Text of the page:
By switching from service provider to client, Hongmiao and her colleagues renegotiate sexual power dynamics, and assert themselves as deserving of fun and pleasure, steering away from the stereotype of merely being victims of the system. The desire for sexual companionship from male sex workers appears unrelated to Hongmiao’s emotional needs, as she, in fact, has a boyfriend, Aqiang 阿强, a migrant worker himself. We see them talk sweetly on the phone and share romantic moments while he shows her around his workplace, the same way any other young couple would do.
The depiction of Hongmiao as a full-fledged person who experiences love, joy, and sorrow is perhaps the most powerful element in Xu Tong’s documentary. Sex workers, especially low-class ones, are shamed in Chinese society, and such stigmatization often leads to their dehumanization.
Through the narration of friendship, family dynamics, hardships at work, romantic and sexual relationships, we get to know Hongmiao as something more than just a sex worker: a young woman, a migrant worker, a filial daughter, a loving girlfriend, and ultimately an individual filled with determination, pragmatism, and youthful energy.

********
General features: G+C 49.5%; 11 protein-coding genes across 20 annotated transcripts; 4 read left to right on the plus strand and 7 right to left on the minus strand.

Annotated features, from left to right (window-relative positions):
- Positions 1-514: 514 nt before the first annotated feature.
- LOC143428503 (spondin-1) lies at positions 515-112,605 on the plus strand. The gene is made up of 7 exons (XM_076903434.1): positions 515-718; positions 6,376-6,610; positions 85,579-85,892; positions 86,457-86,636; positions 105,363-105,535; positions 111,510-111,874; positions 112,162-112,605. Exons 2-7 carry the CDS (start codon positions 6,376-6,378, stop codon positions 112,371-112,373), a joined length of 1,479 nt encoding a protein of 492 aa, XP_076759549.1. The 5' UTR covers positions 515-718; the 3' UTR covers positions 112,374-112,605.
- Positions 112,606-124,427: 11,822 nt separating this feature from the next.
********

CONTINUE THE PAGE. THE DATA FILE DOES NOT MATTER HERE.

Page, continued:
The controversy: questions of privacy and morality
Wheat Harvest was screened only five times in Mainland China and Taiwan between 2009 and 2011 before being banned, sparking protests at each screening. The controversy revolved around privacy issues, as one of the girls, Gege, claimed she never gave consent to the shooting. In one scene, cut out in a later edition, we even hear her saying, “Don’t shoot me, and if you do, delete it.”
The relationship between filmmaker and subject in documentary film has long been debated and certainly is a sensitive topic. However, prostitution being a statutory crime in China, exposing these women raised questions of how potentially harmful to the girls its distribution might be.1
Others claimed the protest was primarily due to the documentary's content being deemed inappropriate and not conforming to Chinese middle-class sexual morality.2 Some even criticized Xu Tong as a “whoremonger” himself, which speaks volumes of the deeply-rooted stigma around sex workers and their customers in the country.
Although it is undeniable that ethical issues around privacy need to be considered when producing a documentary, Xu Tong’s work is still a pioneer in this field, and regulations at the time were still largely unclear and incomplete.3 Given the hardships independent filmmakers face when documenting marginalized groups in the country, Wheat Harvest remains a precious tool to understand the complexity of life at the bottom of Chinese society.
References / To go further
Qian, Ying. "Just images: ethics and documentary film in China," China Heritage Quarterly no. 29 (march 2012).
Lu, Xinyu. "When feminism encounters New Documentary Movement: an uncompleted academic discussion." Inter-Asia Cultural Studies 19.2 (2018): 294-309.
Lu Xinyu “When feminism”